Might be helpful to point out that this is true only in two western states, Utah and Colorado, as far as I’m aware, and results from water-rights laws that were legislated over a hundred years ago. In many other states, municipalities (and in at least one case, the state itself) not only permit rainwater to be collected, but provide incentives to do so. The statement that in the US, the government owns the water is also not the case for Utah or Colorado. If a governmental entity holds a water right, then that entity owns the water that falls on its property, but its water rights do not pre-empt those of other water rights holders. If I’m wrong about this, then someone please set me straight, but this is my understanding of the situation.
If government can claim your water… then it is just a matter of time before it claims sunlight, and air… maybe the government will then tax air, water, and sunlight…
I believe some research just might reveal, that it was glass, not windows, where taxed. You would have add all the daylight you wanted streaming through windows, tax free. That’s not to say in hindsight, early regulations concerning water, could have been better. In the unlikely event these regulations are revisited, cast a wary eye towards any revisions. Mostly to insure they aren’t being revisited, to enable privatization of the control of water.
You are 100% right. Albuquerque is actively encouraging new development to include rainwater catchment–without enough storage, but they’re mandating it for all new residences, and encouraging the purchase of rain barrells with tax rebates and discounts for homeowners.
There is concern among some parties that if we catch enough rainwater, we’ll short our compact water to Texas–the water we legally owe them, due to misguided agreements (the water Compacts) set up among all the Western states in the 1920s and 30s–agreements which were made during some of the wettest years in recorded history. The compact says that CO owes NM so many acre feet per year from the Rio Grande, the Arkansas River, etc. Likewise, we in NM owe TX a certain number of acre feet per year of Rio Grande Water. There are similar arrangements among AZ, NV, and CA about the Colorado river. It’s all deeply flawed, and deeply in need of revision, and doesn’t take current population pressures or droughts into account. But it’s law. However, it does not mean we cannot catch our rainwater: just that we have to let the Rio Grande flow at a certain level so that those acre-feet of water are delivered. If I catch water off my roof, then i’m not pumping it out of the aquifer to feed my garden. The river recharges the aquifer, as does the watershed (more the latter than the former, but there is a complex interplay going on underground).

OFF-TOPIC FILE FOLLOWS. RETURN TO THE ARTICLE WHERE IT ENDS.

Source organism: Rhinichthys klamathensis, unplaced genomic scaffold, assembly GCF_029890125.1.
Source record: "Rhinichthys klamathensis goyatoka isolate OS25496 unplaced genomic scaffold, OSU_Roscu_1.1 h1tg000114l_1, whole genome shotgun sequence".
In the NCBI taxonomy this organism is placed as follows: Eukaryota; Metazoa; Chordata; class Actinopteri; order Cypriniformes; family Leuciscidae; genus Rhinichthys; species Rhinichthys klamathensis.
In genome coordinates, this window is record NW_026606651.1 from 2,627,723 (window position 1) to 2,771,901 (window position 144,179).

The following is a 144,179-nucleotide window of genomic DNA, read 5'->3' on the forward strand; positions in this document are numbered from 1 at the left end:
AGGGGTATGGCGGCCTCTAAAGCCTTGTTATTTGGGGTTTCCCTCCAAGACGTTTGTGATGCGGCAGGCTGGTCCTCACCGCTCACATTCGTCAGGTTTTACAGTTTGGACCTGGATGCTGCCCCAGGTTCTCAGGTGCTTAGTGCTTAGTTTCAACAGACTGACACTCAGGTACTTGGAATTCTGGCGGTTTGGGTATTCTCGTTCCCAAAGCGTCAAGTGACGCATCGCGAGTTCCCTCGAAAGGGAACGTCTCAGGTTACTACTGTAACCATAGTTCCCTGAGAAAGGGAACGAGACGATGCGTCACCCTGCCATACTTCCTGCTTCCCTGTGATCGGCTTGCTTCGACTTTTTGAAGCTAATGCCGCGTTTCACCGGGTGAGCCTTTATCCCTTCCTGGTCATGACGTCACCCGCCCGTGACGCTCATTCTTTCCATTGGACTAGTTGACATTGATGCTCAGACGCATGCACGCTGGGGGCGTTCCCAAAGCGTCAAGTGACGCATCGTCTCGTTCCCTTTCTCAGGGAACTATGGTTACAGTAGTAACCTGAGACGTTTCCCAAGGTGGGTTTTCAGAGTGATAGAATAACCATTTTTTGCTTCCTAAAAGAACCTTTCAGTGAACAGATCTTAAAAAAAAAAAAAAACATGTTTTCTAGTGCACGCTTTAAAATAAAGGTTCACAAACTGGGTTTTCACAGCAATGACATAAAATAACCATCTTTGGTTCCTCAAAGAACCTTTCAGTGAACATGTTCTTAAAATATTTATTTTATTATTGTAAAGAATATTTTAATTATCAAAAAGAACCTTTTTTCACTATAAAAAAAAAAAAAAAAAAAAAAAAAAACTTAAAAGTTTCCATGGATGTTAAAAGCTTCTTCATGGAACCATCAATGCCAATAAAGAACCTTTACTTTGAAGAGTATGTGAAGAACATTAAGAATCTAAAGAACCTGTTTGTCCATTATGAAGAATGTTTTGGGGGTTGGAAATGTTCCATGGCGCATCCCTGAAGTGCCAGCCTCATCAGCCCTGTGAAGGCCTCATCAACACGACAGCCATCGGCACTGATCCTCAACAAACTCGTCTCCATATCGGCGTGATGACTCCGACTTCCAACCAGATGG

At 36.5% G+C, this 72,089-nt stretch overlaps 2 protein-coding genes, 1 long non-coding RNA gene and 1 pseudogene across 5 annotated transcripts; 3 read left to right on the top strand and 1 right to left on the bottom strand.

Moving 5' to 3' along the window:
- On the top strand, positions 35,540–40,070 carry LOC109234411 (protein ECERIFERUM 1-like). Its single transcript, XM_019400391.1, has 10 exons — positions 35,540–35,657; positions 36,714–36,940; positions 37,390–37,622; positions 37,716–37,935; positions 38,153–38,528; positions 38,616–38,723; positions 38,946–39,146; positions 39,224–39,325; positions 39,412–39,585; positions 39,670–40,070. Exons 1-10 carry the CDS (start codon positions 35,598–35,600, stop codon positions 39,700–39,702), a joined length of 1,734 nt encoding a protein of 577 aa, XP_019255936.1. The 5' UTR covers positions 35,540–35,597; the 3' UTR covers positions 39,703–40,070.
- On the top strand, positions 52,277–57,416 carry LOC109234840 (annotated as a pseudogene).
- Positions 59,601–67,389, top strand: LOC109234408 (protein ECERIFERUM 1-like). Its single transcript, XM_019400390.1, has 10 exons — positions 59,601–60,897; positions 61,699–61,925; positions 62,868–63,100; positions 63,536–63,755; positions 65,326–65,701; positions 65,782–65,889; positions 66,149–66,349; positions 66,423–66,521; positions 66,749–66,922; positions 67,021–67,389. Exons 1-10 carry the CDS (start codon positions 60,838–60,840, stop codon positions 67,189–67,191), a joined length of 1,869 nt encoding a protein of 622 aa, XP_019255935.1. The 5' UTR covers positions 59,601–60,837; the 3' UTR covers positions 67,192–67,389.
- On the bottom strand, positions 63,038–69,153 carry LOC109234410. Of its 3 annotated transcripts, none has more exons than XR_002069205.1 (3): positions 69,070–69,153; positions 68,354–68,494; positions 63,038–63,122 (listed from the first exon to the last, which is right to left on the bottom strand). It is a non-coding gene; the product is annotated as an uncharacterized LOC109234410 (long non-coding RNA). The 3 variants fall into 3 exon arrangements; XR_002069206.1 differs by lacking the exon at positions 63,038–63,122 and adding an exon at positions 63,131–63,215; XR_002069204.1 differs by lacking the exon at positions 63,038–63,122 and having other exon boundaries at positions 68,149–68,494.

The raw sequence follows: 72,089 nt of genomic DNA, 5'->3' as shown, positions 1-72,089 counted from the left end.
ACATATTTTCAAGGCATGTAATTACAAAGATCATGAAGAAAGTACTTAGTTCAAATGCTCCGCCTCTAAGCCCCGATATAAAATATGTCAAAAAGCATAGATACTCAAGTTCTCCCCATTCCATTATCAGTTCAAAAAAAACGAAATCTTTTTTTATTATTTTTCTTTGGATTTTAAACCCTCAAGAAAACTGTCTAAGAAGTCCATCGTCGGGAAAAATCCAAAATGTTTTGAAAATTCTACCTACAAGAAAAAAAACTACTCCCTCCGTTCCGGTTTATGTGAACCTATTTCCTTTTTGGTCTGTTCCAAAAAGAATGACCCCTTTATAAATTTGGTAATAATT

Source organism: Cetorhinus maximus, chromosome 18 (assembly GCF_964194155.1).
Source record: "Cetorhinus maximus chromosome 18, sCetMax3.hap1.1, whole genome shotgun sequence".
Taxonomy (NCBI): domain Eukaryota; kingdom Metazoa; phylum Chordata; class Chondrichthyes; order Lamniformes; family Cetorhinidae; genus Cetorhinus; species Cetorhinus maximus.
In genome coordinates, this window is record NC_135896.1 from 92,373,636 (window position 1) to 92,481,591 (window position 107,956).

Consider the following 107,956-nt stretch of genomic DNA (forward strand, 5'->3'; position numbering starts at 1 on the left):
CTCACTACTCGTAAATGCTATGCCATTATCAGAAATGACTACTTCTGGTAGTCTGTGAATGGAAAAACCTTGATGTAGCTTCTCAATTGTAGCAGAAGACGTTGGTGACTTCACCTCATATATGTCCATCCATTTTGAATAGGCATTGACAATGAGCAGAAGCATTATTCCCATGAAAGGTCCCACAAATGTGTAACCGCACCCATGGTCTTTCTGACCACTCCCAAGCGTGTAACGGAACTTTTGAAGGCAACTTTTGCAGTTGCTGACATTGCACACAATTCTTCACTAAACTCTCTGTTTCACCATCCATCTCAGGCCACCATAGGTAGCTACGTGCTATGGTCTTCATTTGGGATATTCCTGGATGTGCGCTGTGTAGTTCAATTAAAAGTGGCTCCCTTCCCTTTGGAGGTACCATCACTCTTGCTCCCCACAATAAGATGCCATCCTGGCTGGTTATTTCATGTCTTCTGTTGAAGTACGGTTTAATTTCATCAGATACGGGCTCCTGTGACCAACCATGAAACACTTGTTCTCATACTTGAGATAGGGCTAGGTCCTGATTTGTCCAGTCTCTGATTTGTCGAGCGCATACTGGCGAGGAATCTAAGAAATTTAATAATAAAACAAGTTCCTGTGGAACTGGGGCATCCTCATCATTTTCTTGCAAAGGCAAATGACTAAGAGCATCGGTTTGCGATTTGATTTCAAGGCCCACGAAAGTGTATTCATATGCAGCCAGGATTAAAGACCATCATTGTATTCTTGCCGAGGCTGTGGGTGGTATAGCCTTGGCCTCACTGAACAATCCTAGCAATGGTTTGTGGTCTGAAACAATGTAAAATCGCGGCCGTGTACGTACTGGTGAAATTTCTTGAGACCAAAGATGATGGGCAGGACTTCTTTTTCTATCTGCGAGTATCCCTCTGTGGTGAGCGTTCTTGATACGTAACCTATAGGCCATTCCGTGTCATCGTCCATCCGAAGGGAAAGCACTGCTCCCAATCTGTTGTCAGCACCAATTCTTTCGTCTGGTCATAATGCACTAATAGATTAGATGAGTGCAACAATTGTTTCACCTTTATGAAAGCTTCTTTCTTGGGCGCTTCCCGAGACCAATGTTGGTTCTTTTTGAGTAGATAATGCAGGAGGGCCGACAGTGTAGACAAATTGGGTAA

There’s also a growing concern that if we *fail* to catch our water, 2/3 of which comes in July-September as monsoon storms–1-2″ per rainfall followed by months of no precipitation at all, then the rate at which we are depleting our confined aquifer will exceed the watershed’s ability to recharge it so badly that there will be subsidences in the NE part of the city as the river water moves underground toward the vacuum created by pumping; the concern is that in those places where the river water is not pulled strongly enough, the ground will cave in. That water-motion, the river water tugging “up”underground, is already happening. There are already major pockets where water is retreating much faster than it is being recharged, and revising our relationship with rainwater could do a world of good. The city council knows this, and they are working to improve the situation.
Because of the compact, Colorado and Utah both have many municipalities that have made it illegal to catch rainwater. They feel that if they do that, they’ll short their Compact amounts. We could fix the whole situation in 15 or 20 years if everybody in the west caught all of their rainwater and reused it at the place where it fell, but legislators don’t want to think that way. Slow change doesn’t win elections. The government does not own the rainwater in any of these places. But they are responsible for meeting the terms of the Compact every year, and they are willing and able to enforce their need to meet that agreement. Thus the need to change the agreement – a need which is hotly debated.
Dear legal or not ” I read your letter, and don’t care much about laws, but if you have a privacy fence in your yard what is stopping you from collecting rainwater. And why would you tell anyone what you was doing on your property IF you own it. Limitations and zone laws are not going to protect you from all the problems you will have I you and your family go without water. or If you have to water a garden and pay for the extra water. The water that falls from the sky is free from GOD. So why not use this free source of water for you and your families needs. If any one has a problem build a shelter around the containers and lock them so no one can enter your place and see what you have.